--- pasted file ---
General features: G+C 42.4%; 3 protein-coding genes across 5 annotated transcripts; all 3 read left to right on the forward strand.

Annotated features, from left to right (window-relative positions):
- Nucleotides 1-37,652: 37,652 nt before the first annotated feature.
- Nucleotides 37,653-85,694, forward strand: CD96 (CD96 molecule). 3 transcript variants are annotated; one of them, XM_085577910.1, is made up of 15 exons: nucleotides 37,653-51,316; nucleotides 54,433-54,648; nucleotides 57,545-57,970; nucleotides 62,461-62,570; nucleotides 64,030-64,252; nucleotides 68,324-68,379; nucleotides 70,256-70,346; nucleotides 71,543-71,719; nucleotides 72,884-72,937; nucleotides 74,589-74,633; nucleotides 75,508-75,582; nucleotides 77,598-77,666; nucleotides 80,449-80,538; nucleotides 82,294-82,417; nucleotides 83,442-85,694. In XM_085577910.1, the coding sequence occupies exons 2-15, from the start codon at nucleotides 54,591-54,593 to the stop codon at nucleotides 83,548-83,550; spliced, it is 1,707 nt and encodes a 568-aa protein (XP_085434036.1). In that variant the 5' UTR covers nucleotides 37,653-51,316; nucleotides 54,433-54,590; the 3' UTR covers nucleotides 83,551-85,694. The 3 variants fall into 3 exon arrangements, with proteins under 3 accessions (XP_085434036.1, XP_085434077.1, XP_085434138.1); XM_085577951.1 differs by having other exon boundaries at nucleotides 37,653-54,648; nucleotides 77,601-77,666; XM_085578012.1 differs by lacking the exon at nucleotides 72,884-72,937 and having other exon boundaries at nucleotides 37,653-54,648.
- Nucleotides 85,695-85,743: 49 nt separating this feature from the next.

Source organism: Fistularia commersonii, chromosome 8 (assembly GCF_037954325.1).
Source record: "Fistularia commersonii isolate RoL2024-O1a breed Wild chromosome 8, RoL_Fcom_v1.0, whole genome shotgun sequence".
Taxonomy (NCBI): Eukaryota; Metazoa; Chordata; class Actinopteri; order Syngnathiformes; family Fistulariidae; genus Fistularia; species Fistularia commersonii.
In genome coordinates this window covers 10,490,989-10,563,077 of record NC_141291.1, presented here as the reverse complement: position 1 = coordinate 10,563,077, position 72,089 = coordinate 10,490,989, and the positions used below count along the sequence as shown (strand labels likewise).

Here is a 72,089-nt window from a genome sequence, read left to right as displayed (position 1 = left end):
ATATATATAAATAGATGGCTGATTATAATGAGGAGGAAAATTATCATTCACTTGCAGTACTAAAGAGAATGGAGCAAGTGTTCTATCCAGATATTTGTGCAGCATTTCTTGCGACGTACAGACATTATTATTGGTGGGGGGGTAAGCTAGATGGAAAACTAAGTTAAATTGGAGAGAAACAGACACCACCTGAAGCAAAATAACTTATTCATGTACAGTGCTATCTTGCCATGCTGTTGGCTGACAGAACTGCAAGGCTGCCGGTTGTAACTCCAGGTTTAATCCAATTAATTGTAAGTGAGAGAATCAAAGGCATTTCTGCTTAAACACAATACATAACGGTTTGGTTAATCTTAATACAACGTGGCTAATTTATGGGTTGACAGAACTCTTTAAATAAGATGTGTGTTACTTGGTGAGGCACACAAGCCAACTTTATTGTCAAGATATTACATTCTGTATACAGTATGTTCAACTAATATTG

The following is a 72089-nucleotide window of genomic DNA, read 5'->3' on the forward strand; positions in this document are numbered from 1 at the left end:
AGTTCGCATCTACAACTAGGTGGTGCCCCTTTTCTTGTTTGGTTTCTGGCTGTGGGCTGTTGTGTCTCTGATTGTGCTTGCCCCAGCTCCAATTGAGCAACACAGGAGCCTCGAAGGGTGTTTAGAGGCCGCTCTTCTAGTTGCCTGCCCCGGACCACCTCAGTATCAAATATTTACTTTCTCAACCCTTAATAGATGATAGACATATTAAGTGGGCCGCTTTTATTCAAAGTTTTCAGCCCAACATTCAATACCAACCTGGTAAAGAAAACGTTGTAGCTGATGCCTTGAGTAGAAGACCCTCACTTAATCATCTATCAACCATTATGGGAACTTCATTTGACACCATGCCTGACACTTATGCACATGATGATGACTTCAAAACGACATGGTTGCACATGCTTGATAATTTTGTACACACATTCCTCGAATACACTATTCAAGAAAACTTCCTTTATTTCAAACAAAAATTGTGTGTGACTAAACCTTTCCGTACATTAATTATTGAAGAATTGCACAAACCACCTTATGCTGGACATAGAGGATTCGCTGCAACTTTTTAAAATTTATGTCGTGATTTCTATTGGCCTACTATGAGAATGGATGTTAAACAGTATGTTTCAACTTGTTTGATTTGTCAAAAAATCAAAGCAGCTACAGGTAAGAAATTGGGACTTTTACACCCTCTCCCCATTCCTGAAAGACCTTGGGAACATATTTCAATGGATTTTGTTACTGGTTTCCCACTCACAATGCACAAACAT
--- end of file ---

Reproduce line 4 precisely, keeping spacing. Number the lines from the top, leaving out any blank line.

- Nucleotides 37,653-85,694, forward strand: CD96 (CD96 molecule). 3 transcript variants are annotated; one of them, XM_085577910.1, is made up of 15 exons: nucleotides 37,653-51,316; nucleotides 54,433-54,648; nucleotides 57,545-57,970; nucleotides 62,461-62,570; nucleotides 64,030-64,252; nucleotides 68,324-68,379; nucleotides 70,256-70,346; nucleotides 71,543-71,719; nucleotides 72,884-72,937; nucleotides 74,589-74,633; nucleotides 75,508-75,582; nucleotides 77,598-77,666; nucleotides 80,449-80,538; nucleotides 82,294-82,417; nucleotides 83,442-85,694. In XM_085577910.1, the coding sequence occupies exons 2-15, from the start codon at nucleotides 54,591-54,593 to the stop codon at nucleotides 83,548-83,550; spliced, it is 1,707 nt and encodes a 568-aa protein (XP_085434036.1). In that variant the 5' UTR covers nucleotides 37,653-51,316; nucleotides 54,433-54,590; the 3' UTR covers nucleotides 83,551-85,694. The 3 variants fall into 3 exon arrangements, with proteins under 3 accessions (XP_085434036.1, XP_085434077.1, XP_085434138.1); XM_085577951.1 differs by having other exon boundaries at nucleotides 37,653-54,648; nucleotides 77,601-77,666; XM_085578012.1 differs by lacking the exon at nucleotides 72,884-72,937 and having other exon boundaries at nucleotides 37,653-54,648.